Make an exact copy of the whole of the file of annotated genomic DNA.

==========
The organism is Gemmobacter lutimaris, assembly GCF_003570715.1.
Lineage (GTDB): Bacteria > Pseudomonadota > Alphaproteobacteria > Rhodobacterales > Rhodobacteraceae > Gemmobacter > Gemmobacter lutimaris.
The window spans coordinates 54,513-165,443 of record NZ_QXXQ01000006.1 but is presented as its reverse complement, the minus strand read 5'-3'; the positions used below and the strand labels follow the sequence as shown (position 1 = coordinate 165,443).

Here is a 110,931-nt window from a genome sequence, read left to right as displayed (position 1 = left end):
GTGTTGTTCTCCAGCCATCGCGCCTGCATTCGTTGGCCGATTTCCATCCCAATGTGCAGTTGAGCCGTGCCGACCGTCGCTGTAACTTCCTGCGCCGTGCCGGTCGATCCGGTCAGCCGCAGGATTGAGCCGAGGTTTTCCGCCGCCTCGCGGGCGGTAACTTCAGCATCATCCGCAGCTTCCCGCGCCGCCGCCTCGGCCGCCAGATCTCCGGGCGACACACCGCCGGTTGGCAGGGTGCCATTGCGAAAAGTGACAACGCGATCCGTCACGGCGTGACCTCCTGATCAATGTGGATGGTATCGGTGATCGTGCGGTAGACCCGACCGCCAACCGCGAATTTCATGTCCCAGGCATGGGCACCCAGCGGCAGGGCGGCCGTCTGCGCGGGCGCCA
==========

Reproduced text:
The organism is Gemmobacter lutimaris, assembly GCF_003570715.1.
Lineage (GTDB): Bacteria > Pseudomonadota > Alphaproteobacteria > Rhodobacterales > Rhodobacteraceae > Gemmobacter > Gemmobacter lutimaris.
The window spans coordinates 54,513-165,443 of record NZ_QXXQ01000006.1 but is presented as its reverse complement, the minus strand read 5'-3'; the positions used below and the strand labels follow the sequence as shown (position 1 = coordinate 165,443).

Here is a 110,931-nt window from a genome sequence, read left to right as displayed (position 1 = left end):
GTGTTGTTCTCCAGCCATCGCGCCTGCATTCGTTGGCCGATTTCCATCCCAATGTGCAGTTGAGCCGTGCCGACCGTCGCTGTAACTTCCTGCGCCGTGCCGGTCGATCCGGTCAGCCGCAGGATTGAGCCGAGGTTTTCCGCCGCCTCGCGGGCGGTAACTTCAGCATCATCCGCAGCTTCCCGCGCCGCCGCCTCGGCCGCCAGATCTCCGGGCGACACACCGCCGGTTGGCAGGGTGCCATTGCGAAAAGTGACAACGCGATCCGTCACGGCGTGACCTCCTGATCAATGTGGATGGTATCGGTGATCGTGCGGTAGACCCGACCGCCAACCGCGAATTTCATGTCCCAGGCATGGGCACCCAGCGGCAGGGCGGCCGTCTGCGCGGGCGCCA